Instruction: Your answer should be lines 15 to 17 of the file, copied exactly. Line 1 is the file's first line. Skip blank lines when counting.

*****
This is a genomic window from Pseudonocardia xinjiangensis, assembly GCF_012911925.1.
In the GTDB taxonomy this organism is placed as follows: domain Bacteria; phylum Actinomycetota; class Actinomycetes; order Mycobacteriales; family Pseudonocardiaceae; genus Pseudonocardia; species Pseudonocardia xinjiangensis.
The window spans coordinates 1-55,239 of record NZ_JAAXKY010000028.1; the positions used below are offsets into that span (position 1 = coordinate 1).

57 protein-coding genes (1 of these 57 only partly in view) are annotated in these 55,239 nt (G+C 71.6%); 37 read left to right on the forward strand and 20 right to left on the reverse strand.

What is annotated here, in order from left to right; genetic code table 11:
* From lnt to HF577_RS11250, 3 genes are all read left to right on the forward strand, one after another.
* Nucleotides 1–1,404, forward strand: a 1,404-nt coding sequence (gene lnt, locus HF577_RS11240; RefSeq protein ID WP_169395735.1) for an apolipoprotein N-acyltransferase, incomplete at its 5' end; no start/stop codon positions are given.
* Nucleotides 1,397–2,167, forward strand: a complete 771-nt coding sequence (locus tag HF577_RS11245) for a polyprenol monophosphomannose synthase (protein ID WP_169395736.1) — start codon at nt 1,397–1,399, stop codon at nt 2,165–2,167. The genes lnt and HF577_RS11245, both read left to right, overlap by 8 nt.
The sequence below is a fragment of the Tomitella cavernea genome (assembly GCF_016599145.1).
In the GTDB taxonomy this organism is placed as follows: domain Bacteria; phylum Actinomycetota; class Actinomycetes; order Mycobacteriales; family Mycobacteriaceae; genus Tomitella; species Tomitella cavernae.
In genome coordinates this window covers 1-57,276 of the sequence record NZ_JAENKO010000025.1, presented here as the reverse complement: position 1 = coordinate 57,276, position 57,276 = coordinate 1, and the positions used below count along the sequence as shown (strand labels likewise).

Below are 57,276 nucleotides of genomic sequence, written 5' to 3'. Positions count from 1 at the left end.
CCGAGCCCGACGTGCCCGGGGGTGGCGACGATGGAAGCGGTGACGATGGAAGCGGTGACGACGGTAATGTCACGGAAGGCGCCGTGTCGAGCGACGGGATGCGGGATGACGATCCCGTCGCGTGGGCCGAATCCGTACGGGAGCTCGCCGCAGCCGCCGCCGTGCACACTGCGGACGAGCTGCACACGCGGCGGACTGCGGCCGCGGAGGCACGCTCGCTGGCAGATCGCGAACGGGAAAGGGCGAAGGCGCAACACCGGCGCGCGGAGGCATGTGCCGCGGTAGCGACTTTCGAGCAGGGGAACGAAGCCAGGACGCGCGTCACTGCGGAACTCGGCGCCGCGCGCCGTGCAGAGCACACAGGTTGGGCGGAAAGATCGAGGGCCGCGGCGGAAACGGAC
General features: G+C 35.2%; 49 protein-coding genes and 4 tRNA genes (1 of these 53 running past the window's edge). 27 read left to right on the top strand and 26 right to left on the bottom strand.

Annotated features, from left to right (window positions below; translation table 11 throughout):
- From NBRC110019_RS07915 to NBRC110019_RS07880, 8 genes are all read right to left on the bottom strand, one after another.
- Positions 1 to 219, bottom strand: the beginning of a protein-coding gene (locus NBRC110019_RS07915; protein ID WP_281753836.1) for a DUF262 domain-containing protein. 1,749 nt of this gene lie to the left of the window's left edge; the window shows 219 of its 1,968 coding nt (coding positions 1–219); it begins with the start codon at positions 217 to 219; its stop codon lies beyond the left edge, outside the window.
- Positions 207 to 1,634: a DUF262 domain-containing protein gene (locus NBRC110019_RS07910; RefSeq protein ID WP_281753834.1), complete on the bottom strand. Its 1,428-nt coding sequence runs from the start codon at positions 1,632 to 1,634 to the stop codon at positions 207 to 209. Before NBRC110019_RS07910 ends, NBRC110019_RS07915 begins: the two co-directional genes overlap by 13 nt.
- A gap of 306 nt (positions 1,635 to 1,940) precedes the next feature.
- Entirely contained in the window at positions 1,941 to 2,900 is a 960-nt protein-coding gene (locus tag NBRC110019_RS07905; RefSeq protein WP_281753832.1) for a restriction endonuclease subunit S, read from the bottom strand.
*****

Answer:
Annotated features, from left to right (window positions below; translation table 11 throughout):
- From NBRC110019_RS07915 to NBRC110019_RS07880, 8 genes are all read right to left on the bottom strand, one after another.
- Positions 1 to 219, bottom strand: the beginning of a protein-coding gene (locus NBRC110019_RS07915; protein ID WP_281753836.1) for a DUF262 domain-containing protein. 1,749 nt of this gene lie to the left of the window's left edge; the window shows 219 of its 1,968 coding nt (coding positions 1–219); it begins with the start codon at positions 217 to 219; its stop codon lies beyond the left edge, outside the window.